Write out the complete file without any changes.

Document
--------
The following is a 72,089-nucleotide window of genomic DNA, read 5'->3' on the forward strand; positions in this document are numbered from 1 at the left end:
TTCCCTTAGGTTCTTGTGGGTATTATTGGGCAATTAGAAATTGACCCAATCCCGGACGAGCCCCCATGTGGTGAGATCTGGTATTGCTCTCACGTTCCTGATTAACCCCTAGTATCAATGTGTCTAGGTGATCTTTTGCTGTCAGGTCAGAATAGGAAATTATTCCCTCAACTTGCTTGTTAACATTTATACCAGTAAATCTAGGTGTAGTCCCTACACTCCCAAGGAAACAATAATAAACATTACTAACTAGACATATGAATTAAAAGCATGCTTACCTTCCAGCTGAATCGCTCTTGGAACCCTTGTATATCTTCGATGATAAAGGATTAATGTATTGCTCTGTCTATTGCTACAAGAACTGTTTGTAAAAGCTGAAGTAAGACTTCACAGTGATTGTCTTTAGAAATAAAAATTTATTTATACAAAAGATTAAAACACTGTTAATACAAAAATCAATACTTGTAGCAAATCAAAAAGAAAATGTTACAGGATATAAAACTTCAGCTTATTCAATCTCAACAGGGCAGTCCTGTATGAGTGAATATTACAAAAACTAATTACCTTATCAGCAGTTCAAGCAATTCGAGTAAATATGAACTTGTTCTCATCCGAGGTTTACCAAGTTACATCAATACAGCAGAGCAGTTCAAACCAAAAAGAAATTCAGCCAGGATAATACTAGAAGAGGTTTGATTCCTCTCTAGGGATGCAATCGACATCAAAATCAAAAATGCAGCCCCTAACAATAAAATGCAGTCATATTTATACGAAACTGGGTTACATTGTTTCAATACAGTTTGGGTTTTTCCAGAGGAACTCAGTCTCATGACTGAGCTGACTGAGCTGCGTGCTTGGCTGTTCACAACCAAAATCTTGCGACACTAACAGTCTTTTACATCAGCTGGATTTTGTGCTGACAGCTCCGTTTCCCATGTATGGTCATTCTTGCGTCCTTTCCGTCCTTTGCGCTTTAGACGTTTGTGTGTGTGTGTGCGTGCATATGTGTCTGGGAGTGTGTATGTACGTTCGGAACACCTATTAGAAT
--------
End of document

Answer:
The following is a 72,089-nucleotide window of genomic DNA, read 5'->3' on the forward strand; positions in this document are numbered from 1 at the left end:
TTCCCTTAGGTTCTTGTGGGTATTATTGGGCAATTAGAAATTGACCCAATCCCGGACGAGCCCCCATGTGGTGAGATCTGGTATTGCTCTCACGTTCCTGATTAACCCCTAGTATCAATGTGTCTAGGTGATCTTTTGCTGTCAGGTCAGAATAGGAAATTATTCCCTCAACTTGCTTGTTAACATTTATACCAGTAAATCTAGGTGTAGTCCCTACACTCCCAAGGAAACAATAATAAACATTACTAACTAGACATATGAATTAAAAGCATGCTTACCTTCCAGCTGAATCGCTCTTGGAACCCTTGTATATCTTCGATGATAAAGGATTAATGTATTGCTCTGTCTATTGCTACAAGAACTGTTTGTAAAAGCTGAAGTAAGACTTCACAGTGATTGTCTTTAGAAATAAAAATTTATTTATACAAAAGATTAAAACACTGTTAATACAAAAATCAATACTTGTAGCAAATCAAAAAGAAAATGTTACAGGATATAAAACTTCAGCTTATTCAATCTCAACAGGGCAGTCCTGTATGAGTGAATATTACAAAAACTAATTACCTTATCAGCAGTTCAAGCAATTCGAGTAAATATGAACTTGTTCTCATCCGAGGTTTACCAAGTTACATCAATACAGCAGAGCAGTTCAAACCAAAAAGAAATTCAGCCAGGATAATACTAGAAGAGGTTTGATTCCTCTCTAGGGATGCAATCGACATCAAAATCAAAAATGCAGCCCCTAACAATAAAATGCAGTCATATTTATACGAAACTGGGTTACATTGTTTCAATACAGTTTGGGTTTTTCCAGAGGAACTCAGTCTCATGACTGAGCTGACTGAGCTGCGTGCTTGGCTGTTCACAACCAAAATCTTGCGACACTAACAGTCTTTTACATCAGCTGGATTTTGTGCTGACAGCTCCGTTTCCCATGTATGGTCATTCTTGCGTCCTTTCCGTCCTTTGCGCTTTAGACGTTTGTGTGTGTGTGTGCGTGCATATGTGTCTGGGAGTGTGTATGTACGTTCGGAACACCTATTAGAAT